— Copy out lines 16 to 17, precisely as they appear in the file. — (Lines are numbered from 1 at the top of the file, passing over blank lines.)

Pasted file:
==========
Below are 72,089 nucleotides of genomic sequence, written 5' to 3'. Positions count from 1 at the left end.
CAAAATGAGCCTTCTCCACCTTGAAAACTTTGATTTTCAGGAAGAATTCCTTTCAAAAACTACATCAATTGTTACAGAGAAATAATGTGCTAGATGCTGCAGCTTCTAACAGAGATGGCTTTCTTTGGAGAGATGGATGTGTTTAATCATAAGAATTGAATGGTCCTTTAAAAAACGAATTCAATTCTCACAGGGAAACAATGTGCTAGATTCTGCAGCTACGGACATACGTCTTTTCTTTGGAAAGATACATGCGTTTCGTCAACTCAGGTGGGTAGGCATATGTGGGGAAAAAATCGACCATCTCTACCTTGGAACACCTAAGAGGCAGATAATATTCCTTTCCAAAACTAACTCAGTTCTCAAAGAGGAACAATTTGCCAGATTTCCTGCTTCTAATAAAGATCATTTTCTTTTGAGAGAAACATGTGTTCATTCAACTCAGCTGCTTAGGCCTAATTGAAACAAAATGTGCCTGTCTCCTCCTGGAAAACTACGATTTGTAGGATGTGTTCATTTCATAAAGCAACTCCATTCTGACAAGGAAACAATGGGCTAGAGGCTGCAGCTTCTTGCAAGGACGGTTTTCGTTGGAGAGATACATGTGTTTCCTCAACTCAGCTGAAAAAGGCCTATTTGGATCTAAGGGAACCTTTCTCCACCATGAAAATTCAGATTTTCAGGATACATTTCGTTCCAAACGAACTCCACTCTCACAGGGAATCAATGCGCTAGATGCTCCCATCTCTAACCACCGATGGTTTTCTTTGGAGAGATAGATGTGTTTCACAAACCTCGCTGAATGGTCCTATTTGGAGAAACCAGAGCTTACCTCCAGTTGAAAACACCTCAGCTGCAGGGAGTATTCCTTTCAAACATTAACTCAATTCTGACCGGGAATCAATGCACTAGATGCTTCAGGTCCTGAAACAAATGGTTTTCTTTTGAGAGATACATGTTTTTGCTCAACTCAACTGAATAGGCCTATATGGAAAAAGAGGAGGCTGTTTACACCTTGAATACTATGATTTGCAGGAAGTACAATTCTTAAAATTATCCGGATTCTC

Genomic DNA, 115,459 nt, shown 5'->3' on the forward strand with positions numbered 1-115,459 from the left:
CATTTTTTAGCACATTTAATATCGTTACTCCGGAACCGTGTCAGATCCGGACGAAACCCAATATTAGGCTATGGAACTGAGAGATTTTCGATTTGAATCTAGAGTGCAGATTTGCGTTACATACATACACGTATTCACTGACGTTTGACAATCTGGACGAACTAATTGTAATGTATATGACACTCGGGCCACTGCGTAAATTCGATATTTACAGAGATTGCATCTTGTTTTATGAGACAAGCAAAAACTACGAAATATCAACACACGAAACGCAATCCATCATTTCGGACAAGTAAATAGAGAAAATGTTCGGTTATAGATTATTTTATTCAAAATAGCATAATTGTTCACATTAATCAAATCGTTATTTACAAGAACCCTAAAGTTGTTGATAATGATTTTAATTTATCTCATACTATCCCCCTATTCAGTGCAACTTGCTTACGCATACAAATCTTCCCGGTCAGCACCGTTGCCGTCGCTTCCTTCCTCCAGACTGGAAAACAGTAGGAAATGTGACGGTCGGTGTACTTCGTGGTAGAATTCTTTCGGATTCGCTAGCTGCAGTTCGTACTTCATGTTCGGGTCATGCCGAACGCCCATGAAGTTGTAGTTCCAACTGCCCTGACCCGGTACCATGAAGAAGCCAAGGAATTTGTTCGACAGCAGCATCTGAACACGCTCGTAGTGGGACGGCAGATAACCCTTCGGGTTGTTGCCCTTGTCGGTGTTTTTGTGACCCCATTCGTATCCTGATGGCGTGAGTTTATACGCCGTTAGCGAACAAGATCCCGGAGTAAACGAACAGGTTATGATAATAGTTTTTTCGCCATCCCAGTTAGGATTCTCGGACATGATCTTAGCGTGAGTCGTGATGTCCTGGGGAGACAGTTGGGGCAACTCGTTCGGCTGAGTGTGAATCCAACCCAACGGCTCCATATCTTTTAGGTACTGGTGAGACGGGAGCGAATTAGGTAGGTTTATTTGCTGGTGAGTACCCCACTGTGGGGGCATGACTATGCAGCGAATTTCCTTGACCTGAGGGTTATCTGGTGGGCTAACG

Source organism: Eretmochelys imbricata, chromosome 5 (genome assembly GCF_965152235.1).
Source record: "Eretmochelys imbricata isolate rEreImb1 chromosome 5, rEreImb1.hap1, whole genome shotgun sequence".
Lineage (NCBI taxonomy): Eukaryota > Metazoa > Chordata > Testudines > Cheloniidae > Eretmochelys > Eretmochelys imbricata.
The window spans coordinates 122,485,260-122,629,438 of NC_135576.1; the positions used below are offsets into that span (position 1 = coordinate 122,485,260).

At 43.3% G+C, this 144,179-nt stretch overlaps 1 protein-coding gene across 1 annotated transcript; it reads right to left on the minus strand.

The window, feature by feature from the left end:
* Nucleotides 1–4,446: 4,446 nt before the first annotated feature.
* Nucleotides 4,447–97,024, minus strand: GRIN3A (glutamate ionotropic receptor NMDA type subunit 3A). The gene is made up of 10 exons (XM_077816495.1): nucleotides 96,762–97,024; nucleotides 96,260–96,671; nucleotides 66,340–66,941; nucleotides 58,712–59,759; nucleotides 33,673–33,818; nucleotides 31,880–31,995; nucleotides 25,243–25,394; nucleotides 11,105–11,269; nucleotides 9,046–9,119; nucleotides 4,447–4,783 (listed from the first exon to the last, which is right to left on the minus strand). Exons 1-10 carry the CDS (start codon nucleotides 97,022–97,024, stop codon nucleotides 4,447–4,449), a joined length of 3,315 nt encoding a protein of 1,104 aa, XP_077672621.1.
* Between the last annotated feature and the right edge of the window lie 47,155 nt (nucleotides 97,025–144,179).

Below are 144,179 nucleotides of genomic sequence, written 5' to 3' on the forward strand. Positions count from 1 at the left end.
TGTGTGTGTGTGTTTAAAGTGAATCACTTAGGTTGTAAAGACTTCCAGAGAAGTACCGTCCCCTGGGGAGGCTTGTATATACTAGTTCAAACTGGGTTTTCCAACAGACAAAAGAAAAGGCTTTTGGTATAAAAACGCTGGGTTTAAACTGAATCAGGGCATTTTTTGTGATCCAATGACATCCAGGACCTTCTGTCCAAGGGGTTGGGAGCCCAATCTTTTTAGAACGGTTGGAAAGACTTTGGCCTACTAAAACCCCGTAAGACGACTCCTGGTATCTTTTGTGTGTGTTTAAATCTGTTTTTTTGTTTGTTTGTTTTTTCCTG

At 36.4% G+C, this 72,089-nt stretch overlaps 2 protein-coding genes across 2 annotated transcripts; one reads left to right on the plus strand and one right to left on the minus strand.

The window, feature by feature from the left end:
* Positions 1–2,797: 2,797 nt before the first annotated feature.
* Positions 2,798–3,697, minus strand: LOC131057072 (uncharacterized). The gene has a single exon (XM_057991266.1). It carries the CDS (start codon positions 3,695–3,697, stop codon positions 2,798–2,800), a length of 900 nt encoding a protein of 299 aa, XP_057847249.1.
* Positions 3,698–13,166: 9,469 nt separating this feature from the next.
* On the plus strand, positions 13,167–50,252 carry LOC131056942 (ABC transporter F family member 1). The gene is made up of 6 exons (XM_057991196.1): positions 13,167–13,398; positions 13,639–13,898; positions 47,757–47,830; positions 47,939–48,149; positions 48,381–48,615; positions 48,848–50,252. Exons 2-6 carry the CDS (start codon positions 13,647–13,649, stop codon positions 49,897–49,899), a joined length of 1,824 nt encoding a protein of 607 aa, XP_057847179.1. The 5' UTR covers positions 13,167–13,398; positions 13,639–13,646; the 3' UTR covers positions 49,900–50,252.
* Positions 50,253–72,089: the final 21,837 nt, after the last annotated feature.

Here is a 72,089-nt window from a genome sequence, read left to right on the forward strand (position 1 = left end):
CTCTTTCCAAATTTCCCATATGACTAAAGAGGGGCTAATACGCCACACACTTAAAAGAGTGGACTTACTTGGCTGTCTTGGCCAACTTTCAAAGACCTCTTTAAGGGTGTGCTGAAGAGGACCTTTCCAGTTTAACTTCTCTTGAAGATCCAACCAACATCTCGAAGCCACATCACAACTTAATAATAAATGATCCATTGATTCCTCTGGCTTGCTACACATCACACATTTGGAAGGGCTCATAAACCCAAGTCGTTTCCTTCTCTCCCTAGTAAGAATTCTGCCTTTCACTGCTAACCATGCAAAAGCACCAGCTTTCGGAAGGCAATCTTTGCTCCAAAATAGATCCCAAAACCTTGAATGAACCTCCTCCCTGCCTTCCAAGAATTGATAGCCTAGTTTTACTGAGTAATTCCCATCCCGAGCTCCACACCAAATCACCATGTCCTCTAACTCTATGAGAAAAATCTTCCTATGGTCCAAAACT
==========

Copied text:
At 36.4% G+C, this 72,089-nt stretch overlaps 2 protein-coding genes across 2 annotated transcripts; one reads left to right on the plus strand and one right to left on the minus strand.

The window, feature by feature from the left end: